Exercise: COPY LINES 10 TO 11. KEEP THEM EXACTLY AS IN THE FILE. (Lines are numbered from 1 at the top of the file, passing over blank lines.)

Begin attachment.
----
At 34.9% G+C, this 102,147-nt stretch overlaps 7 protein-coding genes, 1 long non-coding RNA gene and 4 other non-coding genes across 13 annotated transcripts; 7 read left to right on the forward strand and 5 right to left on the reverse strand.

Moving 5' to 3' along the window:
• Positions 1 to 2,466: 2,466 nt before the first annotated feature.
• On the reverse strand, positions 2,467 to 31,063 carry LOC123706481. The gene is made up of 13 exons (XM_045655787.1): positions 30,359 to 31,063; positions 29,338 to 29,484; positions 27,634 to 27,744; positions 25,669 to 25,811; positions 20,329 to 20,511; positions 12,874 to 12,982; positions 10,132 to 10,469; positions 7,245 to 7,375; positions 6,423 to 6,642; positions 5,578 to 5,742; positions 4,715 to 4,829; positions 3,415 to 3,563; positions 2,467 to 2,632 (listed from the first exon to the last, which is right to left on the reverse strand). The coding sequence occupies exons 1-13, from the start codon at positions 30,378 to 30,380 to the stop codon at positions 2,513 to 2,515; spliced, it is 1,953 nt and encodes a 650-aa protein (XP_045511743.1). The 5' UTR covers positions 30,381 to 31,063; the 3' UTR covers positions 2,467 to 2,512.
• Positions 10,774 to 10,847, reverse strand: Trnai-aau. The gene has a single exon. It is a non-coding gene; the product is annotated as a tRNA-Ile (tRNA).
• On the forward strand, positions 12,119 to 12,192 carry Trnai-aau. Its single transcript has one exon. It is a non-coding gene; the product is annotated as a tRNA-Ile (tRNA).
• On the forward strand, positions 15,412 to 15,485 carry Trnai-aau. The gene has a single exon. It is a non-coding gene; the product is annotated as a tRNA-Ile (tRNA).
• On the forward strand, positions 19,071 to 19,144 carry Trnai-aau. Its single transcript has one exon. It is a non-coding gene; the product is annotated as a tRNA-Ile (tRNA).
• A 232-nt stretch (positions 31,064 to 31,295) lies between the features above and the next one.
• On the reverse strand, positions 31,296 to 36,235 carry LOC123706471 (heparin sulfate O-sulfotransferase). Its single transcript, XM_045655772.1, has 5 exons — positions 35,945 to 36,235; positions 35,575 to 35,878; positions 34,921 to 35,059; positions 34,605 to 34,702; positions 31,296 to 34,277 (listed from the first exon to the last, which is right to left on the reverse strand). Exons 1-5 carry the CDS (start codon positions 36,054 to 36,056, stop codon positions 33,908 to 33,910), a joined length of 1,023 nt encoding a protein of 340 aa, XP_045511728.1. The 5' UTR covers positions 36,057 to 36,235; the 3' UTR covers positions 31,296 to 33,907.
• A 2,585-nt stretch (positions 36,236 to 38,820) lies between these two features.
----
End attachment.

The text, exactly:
• On the reverse strand, positions 31,296 to 36,235 carry LOC123706471 (heparin sulfate O-sulfotransferase). Its single transcript, XM_045655772.1, has 5 exons — positions 35,945 to 36,235; positions 35,575 to 35,878; positions 34,921 to 35,059; positions 34,605 to 34,702; positions 31,296 to 34,277 (listed from the first exon to the last, which is right to left on the reverse strand). Exons 1-5 carry the CDS (start codon positions 36,054 to 36,056, stop codon positions 33,908 to 33,910), a joined length of 1,023 nt encoding a protein of 340 aa, XP_045511728.1. The 5' UTR covers positions 36,057 to 36,235; the 3' UTR covers positions 31,296 to 33,907.
• A 2,585-nt stretch (positions 36,236 to 38,820) lies between these two features.